The Indians pick the wrong night to have one of their worst.
By PAT McMANAMONFS Ohio
CLEVELAND -- Well, that didn’t go quite according to plan.
The Indians welcomed their first non-Opening Day sellout in two years by a) not scoring off the Detroit Tigers fifth starter, and b) seeing their No.1 starter not last five innings.
Well, there were fireworks after the game.
Which helped bring 40,167 to Progressive Field.
So … there’s that.
But the Indians didn’t do much to keep them excited.
Before the game the Indians talked a lot about no one series being any more important than another, and not paying attention to the scoreboard or the standings until September.
But to the fans, this four-game series against Detroit meant something, and maybe something more than every other series.
So Justin Masterson had his shortest start of the season (4 1/3 innings, six runs) and Detroit’s Rick Porcello gave up no runs in seven innings after giving up 16 his previous 16 1/3. It was that kind of night, from the get-go almost.
Masterson explained his struggles as “flying open” all night, a no-no for any pitcher, much less a No. 1 starter. Masterson went on to say he did that because he shaved his beard, which reduced drag, which messed up his mechanics, which … well … something like that ... never mind.
It was just that kind of night.
Masterson gave up key hits at some odd times. Ramon Santiago is hitting .175 and was 1-for-14 against Masterson before driving in a run with a base hit. Masterson walked Alex Avila (.174) in the same inning. And Jhonny Peralta drove Masterson from the game in the fifth with a first-pitch double when he was 1-for-17 against the Indians starter.
The Tigers are tough enough when Miguel Cabrera and Prince Fielder are hitting well. Give them extra at-bats and baserunners with the guys hitting below .200 and the results are evident.
“When you don’t have your ‘A’ game with that lineup, that will certainly add to it,” manager Terry Francona said.
Masterson has taken the ball every fifth day. He’s pitched three shutouts. He’s won 10 games. His ERA even with Friday’s ugly numbers is 3.78. He’s having a season a lot of pitchers wish they could have, but he had a night against the Tigers neither he nor the team wanted. It happens. That it does doesn’t make it easier when there’s a long-awaited sellout.
A few days ago, the Indians were in first place by a half-game over Detroit. After losing the series opener, and their third in a row, they are now 2 1/2 back.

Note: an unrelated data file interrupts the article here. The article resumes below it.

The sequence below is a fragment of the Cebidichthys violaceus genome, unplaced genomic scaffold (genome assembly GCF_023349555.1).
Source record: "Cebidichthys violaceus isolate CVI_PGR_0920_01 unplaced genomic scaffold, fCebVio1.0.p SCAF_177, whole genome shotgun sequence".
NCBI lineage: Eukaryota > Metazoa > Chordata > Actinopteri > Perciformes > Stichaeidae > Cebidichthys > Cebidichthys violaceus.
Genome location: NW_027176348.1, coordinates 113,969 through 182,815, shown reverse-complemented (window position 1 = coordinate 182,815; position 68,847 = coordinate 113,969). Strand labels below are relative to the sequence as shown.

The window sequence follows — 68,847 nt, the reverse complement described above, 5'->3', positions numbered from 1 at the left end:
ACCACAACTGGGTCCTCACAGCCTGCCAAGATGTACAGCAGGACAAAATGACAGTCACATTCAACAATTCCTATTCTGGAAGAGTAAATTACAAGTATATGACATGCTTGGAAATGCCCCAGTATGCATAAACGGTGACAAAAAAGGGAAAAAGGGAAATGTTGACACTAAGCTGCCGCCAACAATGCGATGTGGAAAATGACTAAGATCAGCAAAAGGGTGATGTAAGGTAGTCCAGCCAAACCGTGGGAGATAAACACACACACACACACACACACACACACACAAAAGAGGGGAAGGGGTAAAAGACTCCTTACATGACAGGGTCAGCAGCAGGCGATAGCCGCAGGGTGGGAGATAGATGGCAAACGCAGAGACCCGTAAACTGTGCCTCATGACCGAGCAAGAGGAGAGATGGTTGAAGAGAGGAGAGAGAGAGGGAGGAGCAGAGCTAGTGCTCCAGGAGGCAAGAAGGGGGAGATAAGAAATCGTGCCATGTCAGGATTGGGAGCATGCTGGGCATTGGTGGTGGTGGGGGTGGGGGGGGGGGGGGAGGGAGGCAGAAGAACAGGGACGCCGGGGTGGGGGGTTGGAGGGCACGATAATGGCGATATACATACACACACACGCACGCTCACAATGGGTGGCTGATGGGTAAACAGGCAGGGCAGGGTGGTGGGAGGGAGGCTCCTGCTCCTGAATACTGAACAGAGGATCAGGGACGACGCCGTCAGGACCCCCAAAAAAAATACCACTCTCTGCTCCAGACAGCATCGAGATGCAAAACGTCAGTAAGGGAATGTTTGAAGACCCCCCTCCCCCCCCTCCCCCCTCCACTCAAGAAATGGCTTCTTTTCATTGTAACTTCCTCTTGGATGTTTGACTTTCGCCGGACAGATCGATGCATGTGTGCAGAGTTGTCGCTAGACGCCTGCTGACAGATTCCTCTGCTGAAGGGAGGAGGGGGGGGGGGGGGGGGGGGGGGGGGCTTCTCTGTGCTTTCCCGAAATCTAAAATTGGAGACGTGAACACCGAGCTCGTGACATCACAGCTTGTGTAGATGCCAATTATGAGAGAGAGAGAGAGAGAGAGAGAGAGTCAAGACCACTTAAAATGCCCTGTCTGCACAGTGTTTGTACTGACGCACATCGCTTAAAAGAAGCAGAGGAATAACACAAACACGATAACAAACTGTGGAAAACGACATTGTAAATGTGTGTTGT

Which highlights a little problem.
Cleveland is 2-7 against Detroit, which has six in a row over the Indians.
The Indians are 8-19 against the teams in the AL East, four of whom are over .500 -- including 1-6 against both Boston and New York.
Cleveland’s record against teams that have a winning record: 18-29.
Clearly, this is more than a little problem.
One loss in a series opener does not mean anything in the long-term. The Indians opened their first series in Detroit with a loss, then won two in a row.
But to be a good team a team has to beat the other good teams.
The Indians have a clear line of demarcation. They are 27-12 against teams with a losing record or that are .500, 18-29 against teams with a winning record.
This in no way means the Indians can’t contend to win the AL Central, or that they can’t compete for a wild card spot. Nor does this latest loss to the Tigers sound any kind of death-knell for a season.
As Francona said: “It means they won tonight. I’d rather win than lose. Come back tomorrow and we start over again.”
That’s the attitude he has tried to instill from day one. Asked before the game when he starts considering series “crucial,” Francona said April 1 -- as in every game is important.
The Indians lost to the Tigers. They get three more chances (Yes, Carlos Carrasco brings his 8.17 ERA back from AAA to start on Saturday). Teams have these kind of nights. This one has bounced back from bad games and bad stretches all season.
It’s just that the Indians picked the worst night to have one of their worst nights.